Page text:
Static: Wednesday, September 17, 2003
A D V E R T I S E M E N T
A D V E R T I S E M E N T
Austin’s Real Stinkin’ Mess

While the mainstream media fight for front-row seats for the third act of Tom DeLay’s farce playing in Austin’s Theatre of the Absurd, real-world, life-and-death issues are being played out in the capital’s back rooms with few cameras or reporter’s notebooks in sight. “The really obscene thing about these special sessions is not just what they cost in money,” State Rep. Lon Burnam told Static, “it’s what they are costing in media coverage. Important state business is going unreported.”

This week, for example, sages from the Texas Commission on Environmental Quality met in open session to write the rules that will govern the operation of a nuclear waste dump that may soon be opening in Andrews County, thanks to the Texas Lege, which passed a bill to authorize such a facility during its first silly session. A few hardy souls showed up Tuesday to urge the commission to add to the rules the safeguards that legislators stripped from the bill itself, including security standards for transportation of the waste on its way to the dump and at the site to protect against terrorist attacks or theft. Joining Burnam — who has fought the dump since the idea first reared its ugly head a decade or so ago — in his worries about the dump are members of a recently formed coalition called the Texas Radioactive Waste Defense Fund, which includes the Texas League of Women Voters, Public Citizen, and the Lone Star Sierra Club,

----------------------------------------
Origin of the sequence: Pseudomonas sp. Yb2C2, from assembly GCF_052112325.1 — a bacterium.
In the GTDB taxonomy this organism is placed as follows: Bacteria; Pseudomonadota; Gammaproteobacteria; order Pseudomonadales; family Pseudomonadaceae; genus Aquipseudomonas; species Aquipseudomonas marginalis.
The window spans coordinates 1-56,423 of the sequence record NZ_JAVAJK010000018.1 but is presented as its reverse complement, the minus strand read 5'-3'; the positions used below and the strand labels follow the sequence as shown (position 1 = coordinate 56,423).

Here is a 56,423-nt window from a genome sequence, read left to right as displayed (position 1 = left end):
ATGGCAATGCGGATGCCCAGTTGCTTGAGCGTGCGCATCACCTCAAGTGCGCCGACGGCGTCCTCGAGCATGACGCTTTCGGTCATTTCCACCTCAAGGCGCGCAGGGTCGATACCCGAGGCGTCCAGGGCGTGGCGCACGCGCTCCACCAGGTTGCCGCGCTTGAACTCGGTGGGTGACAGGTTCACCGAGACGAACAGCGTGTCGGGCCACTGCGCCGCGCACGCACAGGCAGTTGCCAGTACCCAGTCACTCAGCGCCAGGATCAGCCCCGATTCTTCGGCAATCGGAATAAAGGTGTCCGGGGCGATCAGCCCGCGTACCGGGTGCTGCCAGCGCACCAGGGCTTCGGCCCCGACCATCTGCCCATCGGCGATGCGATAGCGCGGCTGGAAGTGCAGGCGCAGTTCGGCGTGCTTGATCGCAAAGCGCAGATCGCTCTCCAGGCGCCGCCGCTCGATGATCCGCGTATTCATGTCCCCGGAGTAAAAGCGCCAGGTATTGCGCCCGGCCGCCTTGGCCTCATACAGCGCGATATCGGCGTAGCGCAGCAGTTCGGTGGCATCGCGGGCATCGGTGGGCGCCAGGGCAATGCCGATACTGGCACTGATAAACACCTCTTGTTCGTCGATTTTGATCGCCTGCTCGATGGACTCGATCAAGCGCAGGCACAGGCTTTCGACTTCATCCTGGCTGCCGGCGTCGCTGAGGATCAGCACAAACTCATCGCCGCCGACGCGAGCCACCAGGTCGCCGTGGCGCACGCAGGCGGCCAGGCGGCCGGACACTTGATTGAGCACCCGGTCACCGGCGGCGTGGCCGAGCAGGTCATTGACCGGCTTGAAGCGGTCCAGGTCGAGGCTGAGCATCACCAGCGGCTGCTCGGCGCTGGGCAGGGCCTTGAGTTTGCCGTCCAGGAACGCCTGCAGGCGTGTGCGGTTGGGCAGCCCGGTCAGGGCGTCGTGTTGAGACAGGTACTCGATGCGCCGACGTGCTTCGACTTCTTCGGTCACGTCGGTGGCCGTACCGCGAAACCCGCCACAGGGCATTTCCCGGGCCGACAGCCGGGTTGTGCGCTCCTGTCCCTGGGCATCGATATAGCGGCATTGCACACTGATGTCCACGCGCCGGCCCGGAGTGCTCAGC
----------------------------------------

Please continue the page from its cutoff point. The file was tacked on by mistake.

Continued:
Once upon a time this dump idea was sold to Texans with the promise that the state would be dealing only with low-level nuclear wastes from power plants and medical facilities in Texas, Vermont, and Connecticut. That was bad enough, since “low-level” is a misnomer. The wastes from nuclear power plants are mixed with long-lived isotopes such as plutonium that can be just as dangerous as their high-level brothers. But a funny thing happened on the way to TECQ, Burnam said. The rules the environmental agency is considering would allow waste from all over the country to find a permanent home here, Burnam said. “Texas could become the nuclear dumping ground for the Western Hemisphere.” Even the Houston Post has weighed in on the side of the environmentalists on this one, editorializing that if TECQ falls short of its responsibility to safeguard Texans’ health, “the environmental quality part of its name is little more than a soothing phrase.”


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